Fringe Box



Letter: Planning Inspector Will See CPRE’s Comments, Along With All Others

Published on: 29 Jul, 2016
Updated on: 29 Jul, 2016

GBc v CPRE From Paul Spooner

Leader of Guildford Borough Council, lead councillor for planning and Conservative ward councillor for Ash South & Tongham

In response the the article: CPRE Brands Guildford’s Draft Local Plan as ‘Unrealistic’ and ‘Over-ambitious’, the new Local Plan addresses needs across the whole borough such as retaining and creating jobs, transport and infrastructure requirements, educating future generations and protecting our culture, heritage and countryside.

We welcome the responses made during the recent consultation and all submitted comments will be shared with the independent planning inspector.

Our borough faces a housing crisis if the need for more suitable homes is not tackled soon. We must face these facts and the draft Local Plan addresses the situation in realistic and sustainable ways to reflect this shortfall.

Any alternative housing models must also address this crisis otherwise lower-paid people, including essential workers, will still not be able to afford to live here. We must balance the needs of everyone who lives or works in our town, villages and countryside, not just a minority.

Proposed development is already being directed at making better use of land that has already been built on, under a brownfield first preference.  With 89% of the borough within the green belt, this means just 1.6% of greenfield land will be taken from the green belt and allocated for development.

We are preparing the new Local Plan according to relevant national policy and any proposed development sites will still need planning permission, along with public consultation.

Following the Brexit vote, and the publication of the new 2014-based population and household projections, we will revisit both the Strategic Housing Market Assessment (SHMA) and the Employment Land Needs Assessment (ELNA) before submitting the Local Plan to the Secretary of State. This will ensure the evidence underpinning the Plan is robust, up-to-date and accurate.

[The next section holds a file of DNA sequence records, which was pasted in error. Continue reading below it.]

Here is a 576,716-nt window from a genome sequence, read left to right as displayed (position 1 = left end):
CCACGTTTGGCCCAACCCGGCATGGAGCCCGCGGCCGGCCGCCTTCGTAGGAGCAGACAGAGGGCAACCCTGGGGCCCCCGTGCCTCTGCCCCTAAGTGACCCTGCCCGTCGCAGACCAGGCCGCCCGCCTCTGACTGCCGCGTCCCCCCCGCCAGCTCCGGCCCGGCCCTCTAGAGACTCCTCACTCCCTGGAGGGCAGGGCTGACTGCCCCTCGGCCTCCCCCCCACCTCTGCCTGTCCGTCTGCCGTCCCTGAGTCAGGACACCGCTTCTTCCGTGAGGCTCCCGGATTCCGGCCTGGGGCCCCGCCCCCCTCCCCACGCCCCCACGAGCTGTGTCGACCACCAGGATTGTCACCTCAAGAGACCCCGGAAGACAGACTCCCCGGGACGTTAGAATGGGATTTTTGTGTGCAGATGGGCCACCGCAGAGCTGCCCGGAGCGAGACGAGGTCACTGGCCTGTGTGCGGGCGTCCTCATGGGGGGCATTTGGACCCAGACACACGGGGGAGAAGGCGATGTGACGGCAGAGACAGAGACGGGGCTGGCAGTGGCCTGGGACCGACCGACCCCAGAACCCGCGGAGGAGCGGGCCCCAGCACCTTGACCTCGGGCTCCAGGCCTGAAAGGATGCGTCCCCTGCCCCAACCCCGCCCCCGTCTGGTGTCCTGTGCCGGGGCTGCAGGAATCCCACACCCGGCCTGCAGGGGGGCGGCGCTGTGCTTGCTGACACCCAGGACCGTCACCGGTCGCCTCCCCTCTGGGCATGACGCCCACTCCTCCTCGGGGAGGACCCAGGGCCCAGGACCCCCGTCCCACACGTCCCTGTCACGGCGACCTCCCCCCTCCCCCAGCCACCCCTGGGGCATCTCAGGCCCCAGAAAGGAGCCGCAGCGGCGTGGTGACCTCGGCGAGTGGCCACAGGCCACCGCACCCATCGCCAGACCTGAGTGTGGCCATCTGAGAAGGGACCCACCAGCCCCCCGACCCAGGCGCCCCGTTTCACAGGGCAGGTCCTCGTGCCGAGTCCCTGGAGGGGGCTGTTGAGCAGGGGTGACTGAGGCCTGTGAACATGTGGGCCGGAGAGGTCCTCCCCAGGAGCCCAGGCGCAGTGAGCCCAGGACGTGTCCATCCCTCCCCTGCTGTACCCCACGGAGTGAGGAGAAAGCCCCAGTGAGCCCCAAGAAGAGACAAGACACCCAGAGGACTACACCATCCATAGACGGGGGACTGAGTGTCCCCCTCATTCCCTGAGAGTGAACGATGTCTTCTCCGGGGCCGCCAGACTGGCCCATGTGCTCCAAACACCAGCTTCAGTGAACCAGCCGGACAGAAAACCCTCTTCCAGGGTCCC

We are also working with partners to significantly improve local infrastructure and they must all complete their agreed projects for us to deliver the new Local Plan in full. We feel that is a balanced and pragmatic approach and the right way to enable communities and our economy to thrive, as well as protect our borough.

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Responses to Letter: Planning Inspector Will See CPRE’s Comments, Along With All Others

  1. Jules Cranwell Reply

    July 29, 2016 at 9:42 pm

    I’m tired of this misleading spin from the council and Cllr Spooner on the green belt. It is not 1.6% of the green belt being sacrifced. Including all the green belt villages being removed from green belt status it is more than 8%.

    In some cases, such as West Horsley and Ockham, they will be losing near on 100% of their green belt, whilst in Mr. Spoonmer’s manor, Ash, they propose to add green belt. Is this fair and equitable? I say emphatically no it is not.

    Yes, they welcome the responses from those interested in the draft Local Plan, but only so they can ignore them all, just like last time.

    Will they please stop treating the electorate like idiots?

  2. Jim Allen Reply

    July 30, 2016 at 12:20 am

    I suggested before brexit that the councillors delayed voting on the SHMA until after 23rd June, the referendum day. Sadly they failed to take any notice and now they have to do it all again.

    I don’t claim to be a soothsayer but I do think the council should listen to the experts in the community when it comes to decision making.

  3. A Atkinson Reply

    July 30, 2016 at 12:20 am

    Reading “Cllr Spooner’s” response to the CPRE letter and consultation submission it seems to me that it was clearly written by a “PR” type; dry and continuing to spout the same old communication key messages as before.

    It did not go into the arguments again, such as this plan is not balanced and not doing anything really to help key, low paid workers affected by this housing crisis. Bringing more people to the borough by oversupply of houses is not going to solve it either.